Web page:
On 31 May 2007 01:02:12 -0700, email@example.com wrote:
>You have defined 0.999... to be a real number without jusitification. >I can make no such assumption. Each position within 0.999... can be >expressed as a real number, but the totality, the very infinite nature >of it, seems to render it a never ending relation more than a specific >explicit location on the real number line.
So what about sqrt(2)? or Pi?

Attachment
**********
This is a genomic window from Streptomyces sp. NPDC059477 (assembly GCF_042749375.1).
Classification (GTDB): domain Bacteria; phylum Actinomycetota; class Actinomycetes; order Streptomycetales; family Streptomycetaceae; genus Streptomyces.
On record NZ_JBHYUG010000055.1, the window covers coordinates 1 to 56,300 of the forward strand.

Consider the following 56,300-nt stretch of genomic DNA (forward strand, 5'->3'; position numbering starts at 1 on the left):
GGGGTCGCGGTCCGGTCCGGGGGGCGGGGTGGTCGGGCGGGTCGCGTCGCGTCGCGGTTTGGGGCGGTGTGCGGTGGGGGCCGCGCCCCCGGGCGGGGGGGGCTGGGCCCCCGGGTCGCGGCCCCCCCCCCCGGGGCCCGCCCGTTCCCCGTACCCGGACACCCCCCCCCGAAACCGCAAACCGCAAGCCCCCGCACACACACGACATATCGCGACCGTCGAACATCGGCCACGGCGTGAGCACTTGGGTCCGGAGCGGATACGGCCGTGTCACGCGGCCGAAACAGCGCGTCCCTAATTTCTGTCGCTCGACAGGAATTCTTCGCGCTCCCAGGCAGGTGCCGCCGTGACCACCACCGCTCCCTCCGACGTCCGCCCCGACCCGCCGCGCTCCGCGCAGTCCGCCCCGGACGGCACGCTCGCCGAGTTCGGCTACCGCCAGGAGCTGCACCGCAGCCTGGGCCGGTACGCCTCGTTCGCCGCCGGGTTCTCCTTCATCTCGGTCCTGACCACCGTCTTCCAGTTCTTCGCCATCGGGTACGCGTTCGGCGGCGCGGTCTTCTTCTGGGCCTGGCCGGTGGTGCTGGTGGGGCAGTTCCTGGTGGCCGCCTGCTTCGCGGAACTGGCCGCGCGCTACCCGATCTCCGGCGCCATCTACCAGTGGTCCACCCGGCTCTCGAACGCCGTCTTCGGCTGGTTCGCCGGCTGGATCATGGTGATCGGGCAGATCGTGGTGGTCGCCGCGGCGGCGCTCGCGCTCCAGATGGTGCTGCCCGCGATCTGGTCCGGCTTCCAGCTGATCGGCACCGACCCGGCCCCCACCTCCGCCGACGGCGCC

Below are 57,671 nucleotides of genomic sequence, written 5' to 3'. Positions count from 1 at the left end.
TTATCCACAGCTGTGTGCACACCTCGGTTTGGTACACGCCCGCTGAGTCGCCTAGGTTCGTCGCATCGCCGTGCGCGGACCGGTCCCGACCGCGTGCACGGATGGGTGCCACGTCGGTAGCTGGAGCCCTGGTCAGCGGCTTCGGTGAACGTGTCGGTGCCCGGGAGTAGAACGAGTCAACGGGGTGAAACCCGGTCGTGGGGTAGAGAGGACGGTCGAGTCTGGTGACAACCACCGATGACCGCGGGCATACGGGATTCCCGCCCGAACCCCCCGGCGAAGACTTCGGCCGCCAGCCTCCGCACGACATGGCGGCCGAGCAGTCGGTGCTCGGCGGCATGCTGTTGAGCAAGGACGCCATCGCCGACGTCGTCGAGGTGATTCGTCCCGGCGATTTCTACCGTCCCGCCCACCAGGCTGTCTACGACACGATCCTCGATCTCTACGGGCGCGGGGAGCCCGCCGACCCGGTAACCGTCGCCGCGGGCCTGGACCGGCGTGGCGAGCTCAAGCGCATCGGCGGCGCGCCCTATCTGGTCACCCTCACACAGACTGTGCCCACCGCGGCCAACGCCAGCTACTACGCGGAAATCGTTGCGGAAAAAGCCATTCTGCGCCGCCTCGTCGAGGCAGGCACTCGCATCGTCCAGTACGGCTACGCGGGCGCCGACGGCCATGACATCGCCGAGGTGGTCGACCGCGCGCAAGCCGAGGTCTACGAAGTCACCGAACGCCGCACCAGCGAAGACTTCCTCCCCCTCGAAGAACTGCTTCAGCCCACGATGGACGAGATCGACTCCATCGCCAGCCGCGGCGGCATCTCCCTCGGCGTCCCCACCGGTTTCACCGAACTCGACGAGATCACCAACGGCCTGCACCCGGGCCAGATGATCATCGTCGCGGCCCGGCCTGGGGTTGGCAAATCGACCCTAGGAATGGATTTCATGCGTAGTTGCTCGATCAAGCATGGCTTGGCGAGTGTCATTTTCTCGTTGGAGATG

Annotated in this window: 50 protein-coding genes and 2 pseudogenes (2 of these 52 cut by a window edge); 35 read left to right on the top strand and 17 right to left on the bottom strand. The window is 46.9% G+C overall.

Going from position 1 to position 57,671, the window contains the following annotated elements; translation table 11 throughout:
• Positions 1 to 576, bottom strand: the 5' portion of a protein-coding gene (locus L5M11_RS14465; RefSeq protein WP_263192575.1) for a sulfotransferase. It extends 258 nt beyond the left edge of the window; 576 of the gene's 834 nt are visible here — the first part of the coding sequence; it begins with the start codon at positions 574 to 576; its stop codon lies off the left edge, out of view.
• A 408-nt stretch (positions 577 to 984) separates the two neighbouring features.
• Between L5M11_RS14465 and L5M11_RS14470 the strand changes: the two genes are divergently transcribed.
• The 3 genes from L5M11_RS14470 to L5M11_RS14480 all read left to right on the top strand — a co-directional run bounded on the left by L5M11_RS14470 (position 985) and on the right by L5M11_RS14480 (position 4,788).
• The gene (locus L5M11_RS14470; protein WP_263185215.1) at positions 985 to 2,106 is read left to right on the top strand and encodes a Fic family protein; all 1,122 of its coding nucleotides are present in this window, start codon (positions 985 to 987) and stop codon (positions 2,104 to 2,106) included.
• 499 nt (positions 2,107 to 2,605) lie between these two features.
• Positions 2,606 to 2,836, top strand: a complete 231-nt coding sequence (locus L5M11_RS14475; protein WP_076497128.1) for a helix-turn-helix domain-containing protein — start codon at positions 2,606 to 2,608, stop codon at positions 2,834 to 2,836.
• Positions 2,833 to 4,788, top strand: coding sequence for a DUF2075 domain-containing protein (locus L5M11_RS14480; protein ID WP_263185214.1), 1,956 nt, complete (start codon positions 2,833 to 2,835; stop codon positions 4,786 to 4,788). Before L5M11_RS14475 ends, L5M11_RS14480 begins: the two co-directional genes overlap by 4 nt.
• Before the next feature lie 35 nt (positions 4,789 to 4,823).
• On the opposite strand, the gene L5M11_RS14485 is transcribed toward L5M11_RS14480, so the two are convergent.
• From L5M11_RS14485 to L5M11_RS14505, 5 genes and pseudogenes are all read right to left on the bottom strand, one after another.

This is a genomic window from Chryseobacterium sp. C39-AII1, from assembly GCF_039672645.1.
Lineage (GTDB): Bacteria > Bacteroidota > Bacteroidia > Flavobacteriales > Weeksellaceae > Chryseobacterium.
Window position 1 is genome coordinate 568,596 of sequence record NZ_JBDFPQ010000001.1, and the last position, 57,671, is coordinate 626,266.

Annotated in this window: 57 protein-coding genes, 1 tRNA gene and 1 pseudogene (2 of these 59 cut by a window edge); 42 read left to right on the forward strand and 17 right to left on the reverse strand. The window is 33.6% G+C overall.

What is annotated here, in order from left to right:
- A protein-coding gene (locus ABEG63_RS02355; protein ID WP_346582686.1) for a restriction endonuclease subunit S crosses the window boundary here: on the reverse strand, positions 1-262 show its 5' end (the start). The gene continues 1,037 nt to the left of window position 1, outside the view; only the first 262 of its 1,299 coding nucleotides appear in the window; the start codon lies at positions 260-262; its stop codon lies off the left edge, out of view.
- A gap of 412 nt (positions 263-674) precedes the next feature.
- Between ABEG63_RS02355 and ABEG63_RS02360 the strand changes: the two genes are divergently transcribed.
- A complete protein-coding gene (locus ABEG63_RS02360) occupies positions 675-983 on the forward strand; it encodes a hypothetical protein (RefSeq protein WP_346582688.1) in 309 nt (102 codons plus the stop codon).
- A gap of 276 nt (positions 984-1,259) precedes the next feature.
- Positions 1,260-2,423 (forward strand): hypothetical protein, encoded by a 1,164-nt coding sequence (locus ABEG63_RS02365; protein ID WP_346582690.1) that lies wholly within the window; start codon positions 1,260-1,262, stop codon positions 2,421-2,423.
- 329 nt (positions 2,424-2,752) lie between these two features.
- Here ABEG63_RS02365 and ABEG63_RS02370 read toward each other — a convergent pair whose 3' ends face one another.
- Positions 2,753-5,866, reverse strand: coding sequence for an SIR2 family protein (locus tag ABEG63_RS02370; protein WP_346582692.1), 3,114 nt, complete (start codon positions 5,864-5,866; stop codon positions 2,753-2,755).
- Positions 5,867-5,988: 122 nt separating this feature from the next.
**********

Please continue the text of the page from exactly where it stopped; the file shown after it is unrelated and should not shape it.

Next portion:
Are those real numbers?
If so, note that they also have infinite decimals representations, thus are also "never ending". So why do you accept those infinite decimals as real but not .999... ?
For that matter, what about the fraction 1/3?
I'm sure you accept 1/3 as a real number.
Do you accept 1/3 = .333... ?
If so, note that .333... really means
3/10 + 3/10^2 + 3/10^3 + ...
which is the sum of an infinite series. Recall that the sum of an infinite series means, by definition, the limit of the partial sums, providing the limit exists.